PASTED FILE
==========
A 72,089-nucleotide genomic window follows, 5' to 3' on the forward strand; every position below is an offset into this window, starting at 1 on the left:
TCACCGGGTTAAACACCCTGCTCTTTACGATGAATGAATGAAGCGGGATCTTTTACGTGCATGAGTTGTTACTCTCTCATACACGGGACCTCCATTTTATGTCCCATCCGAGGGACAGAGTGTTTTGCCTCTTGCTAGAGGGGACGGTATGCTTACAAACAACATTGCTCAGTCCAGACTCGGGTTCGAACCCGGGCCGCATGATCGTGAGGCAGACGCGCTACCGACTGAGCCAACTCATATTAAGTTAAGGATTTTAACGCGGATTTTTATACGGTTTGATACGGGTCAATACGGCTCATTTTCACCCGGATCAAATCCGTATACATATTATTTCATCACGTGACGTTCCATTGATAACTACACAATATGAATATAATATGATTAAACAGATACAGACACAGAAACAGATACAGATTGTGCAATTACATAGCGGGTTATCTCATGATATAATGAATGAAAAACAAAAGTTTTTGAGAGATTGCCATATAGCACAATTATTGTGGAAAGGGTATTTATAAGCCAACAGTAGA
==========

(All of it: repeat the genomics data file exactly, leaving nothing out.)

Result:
A 72,089-nucleotide genomic window follows, 5' to 3' on the forward strand; every position below is an offset into this window, starting at 1 on the left:
TCACCGGGTTAAACACCCTGCTCTTTACGATGAATGAATGAAGCGGGATCTTTTACGTGCATGAGTTGTTACTCTCTCATACACGGGACCTCCATTTTATGTCCCATCCGAGGGACAGAGTGTTTTGCCTCTTGCTAGAGGGGACGGTATGCTTACAAACAACATTGCTCAGTCCAGACTCGGGTTCGAACCCGGGCCGCATGATCGTGAGGCAGACGCGCTACCGACTGAGCCAACTCATATTAAGTTAAGGATTTTAACGCGGATTTTTATACGGTTTGATACGGGTCAATACGGCTCATTTTCACCCGGATCAAATCCGTATACATATTATTTCATCACGTGACGTTCCATTGATAACTACACAATATGAATATAATATGATTAAACAGATACAGACACAGAAACAGATACAGATTGTGCAATTACATAGCGGGTTATCTCATGATATAATGAATGAAAAACAAAAGTTTTTGAGAGATTGCCATATAGCACAATTATTGTGGAAAGGGTATTTATAAGCCAACAGTAGA